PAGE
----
Mayird St., Ann Arbor,
Mich., 48109. Include all per-
tinent information and a con-
tract phone number. We must
receive announcements for
Friday and Sunda'y events at
least two weeks before the
event, and announcements for
weekday events must be
received at least two days
before the event.

(Continued from Page 1)
Northbrook Computers in North -
brook, Ill.;
- Two to four megabytes of
Random Access Memory. Sherman
said, "The two to four megabytes
RAM refers to the internal memory
capacity of the computer. Gener -
ally, it is accepted that the more
memory you have to play with, the
more you can do at one time, and
the more complicated projects your
machine can handle;"
- 20 megabytes disk space. The
informed source said, "The capacity
of the internal hard disk will be
three or four times bigger (than the
Macintosh Plus), but some of the
extra space is needed because the
operating system is far larger than
the system inside a Mac." The disk
is used for information storage;
- One megabyte display and an
option for color screens. Flanigan
explained, "On a larger screen...
you can see a whole page or two,
which, is very nice for com -
positions. If you are drawing, you
can do much finer work. It's like
drawing with a very fine pencil," he
- A pricetag of $5,000 to
$7,000. Flanigan and Sherman said
this is a reasonable price.
According to Mahoney, "Spec
sheets are pretty accurate. Usually
differences between the spec sheet
and the computer are minor."
Sherman sees the Paris "as a

definite improvement over what we
see now." But, he added, "I will
believe it only when I see it."
The informed source also said
the new machine would be at least
two or three times faster than the
Macintosh Plus.
THE DATE when Apple will
formally announce the Paris line of
computers is still uncertain, al -
though it is expected to come in
early March.
Marks said, however, that the
Macintosh Plus is sufficient for the
needs of most people. "Everything I
personally need to do I can do just
fine on a Mac Plus," Marks said.
The University's Macintosh
Plus sale is a cooperative venture
with Apple Computers to sell the
computer packages for low prices.
Information packets about the
sale did not reach some people until
the middle of last week because of
delays at the printer and in the Uni-
versity mail.
Marks explained that Computer
Weekend cannot be pushed back
because the University wants to get
the machines to the students as
soon as possible, and because
Apple wants to talk about the re-
sults with other universities at its
March convention.
Apple is considering running a
similar sale with three other large
universities in the future, according
to Apple's Midwest Sales Director
Jim Buckley.

(Continued from Page 1)
2.0 GPA last semester, the min-
imum grade point required to play
for Michigan, so they can play next
season. Canham said only 5 percent
of athletes recruited by the Uni-
versity fail to maintain a 2.0.
"You cannot have a competitive
program without taking some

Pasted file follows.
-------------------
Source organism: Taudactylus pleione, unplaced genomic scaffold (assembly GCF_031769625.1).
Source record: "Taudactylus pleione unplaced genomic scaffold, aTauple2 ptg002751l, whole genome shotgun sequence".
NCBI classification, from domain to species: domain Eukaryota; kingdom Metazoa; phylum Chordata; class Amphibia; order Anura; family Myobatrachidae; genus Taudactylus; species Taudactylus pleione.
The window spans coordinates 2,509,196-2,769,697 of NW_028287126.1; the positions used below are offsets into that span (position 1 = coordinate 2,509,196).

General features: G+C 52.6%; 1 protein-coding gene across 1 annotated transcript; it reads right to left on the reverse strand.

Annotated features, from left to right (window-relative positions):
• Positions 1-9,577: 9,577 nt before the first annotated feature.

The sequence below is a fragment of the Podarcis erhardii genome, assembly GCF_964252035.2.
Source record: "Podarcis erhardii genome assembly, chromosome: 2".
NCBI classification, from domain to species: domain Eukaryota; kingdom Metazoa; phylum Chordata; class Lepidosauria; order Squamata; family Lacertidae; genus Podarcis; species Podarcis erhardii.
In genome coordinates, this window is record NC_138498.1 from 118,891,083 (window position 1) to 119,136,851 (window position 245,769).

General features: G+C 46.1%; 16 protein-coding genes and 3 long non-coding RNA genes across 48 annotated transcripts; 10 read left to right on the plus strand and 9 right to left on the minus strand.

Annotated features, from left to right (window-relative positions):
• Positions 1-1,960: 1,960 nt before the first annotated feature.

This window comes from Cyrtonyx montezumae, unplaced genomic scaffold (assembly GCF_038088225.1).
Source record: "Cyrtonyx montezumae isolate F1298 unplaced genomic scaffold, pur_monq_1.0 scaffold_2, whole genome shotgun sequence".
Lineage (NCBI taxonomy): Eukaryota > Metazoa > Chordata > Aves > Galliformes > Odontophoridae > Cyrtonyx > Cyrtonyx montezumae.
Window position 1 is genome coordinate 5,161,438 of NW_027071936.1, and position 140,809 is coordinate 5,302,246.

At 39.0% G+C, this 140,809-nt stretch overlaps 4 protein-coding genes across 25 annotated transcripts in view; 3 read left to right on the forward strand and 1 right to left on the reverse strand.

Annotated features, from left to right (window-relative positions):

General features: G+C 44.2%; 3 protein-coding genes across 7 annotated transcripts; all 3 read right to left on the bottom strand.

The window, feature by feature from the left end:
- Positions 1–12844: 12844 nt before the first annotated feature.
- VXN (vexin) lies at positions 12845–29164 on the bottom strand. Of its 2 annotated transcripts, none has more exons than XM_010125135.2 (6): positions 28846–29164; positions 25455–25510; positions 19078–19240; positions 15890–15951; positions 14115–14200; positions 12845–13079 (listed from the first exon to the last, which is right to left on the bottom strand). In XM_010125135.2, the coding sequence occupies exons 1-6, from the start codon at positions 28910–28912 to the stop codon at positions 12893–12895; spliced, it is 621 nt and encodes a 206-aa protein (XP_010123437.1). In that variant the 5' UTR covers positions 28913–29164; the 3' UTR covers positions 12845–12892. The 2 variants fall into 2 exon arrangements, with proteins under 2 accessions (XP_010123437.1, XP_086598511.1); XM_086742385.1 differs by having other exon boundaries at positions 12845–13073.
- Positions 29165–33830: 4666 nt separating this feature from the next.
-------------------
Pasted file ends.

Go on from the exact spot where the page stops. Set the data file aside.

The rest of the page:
students (with low academic
rankings)," said Paul Gikas,
medical school professor and a
representative to the Big Ten.
Gikas added that it was em-
barrassing that Mills and Robinson
could not play, but he predicts the
number of University-recruited
athletes with poor academics will
decrease. Currently, the University
admits "literally a handful" of aca-
demically borderline students each
year, he said.
Gikas said 85.6 percent of
freshmen who entered the Uni-
versity in 1980 graduated in five
years, compared to the 76.4 percent
of student-athletes who graduated in
the same five years.
This percentage varies among
specific teams with a 100 percent
graduation rate from swimming,
tennis, and track, and a 50 percent
graduation rate from the hockey
team. There is also a gender
difference among graduates --68.8
percent of male athletes graduated in
1985 after five years while 91.7
percent females graduated.
Philip Margolis said he was pleased
with the high percentage of athletes
who graduated in five years. "I'm
torn between maintaining standards
and realizing that some people need
an opportunity," he said.
Athletes are given more aca-
demic support, such as tutoring,
which motivates them, said Engin-
eering Professor Dale Briggs.

On other issues, Canham said he
is opposed to freshmen playing on
sports teams. "I've been
campaigning against it for years,"
he said. Canham feels that during
students should concentrate on
academics during their first year in
college. He said at that at Ohio
State University and Michigan
State University, students "can play
in three football games and not
know where the library is."
Another issue is whether
athletes, if they don't compete
during their freshman year, would
be able to compete for three or four
years. Canham said he would like
to see students compete for four
years beginning in their sophomore
Canham spoke yesterday despite
a statement last week that he would
not address the Senate Assembly
because he felt he would not have
have time to speak and answer
questions about intercollegiate

An article in yesterday's Daily misspelled the name of Bettinna
Signori, an organizer of a calendar featuring University students. The
same article incorrectly said the Entrepreneurial Society is selling
national advertisements for its "Spring Break in Jamaica" calendar. The
group is currently focusing on selling local advertisements.
To get further information about the calendar, call 996-5521 or 747-
The DRDA is an acronym for the Division of Research and
Development Administration. The Daily misidentified the division on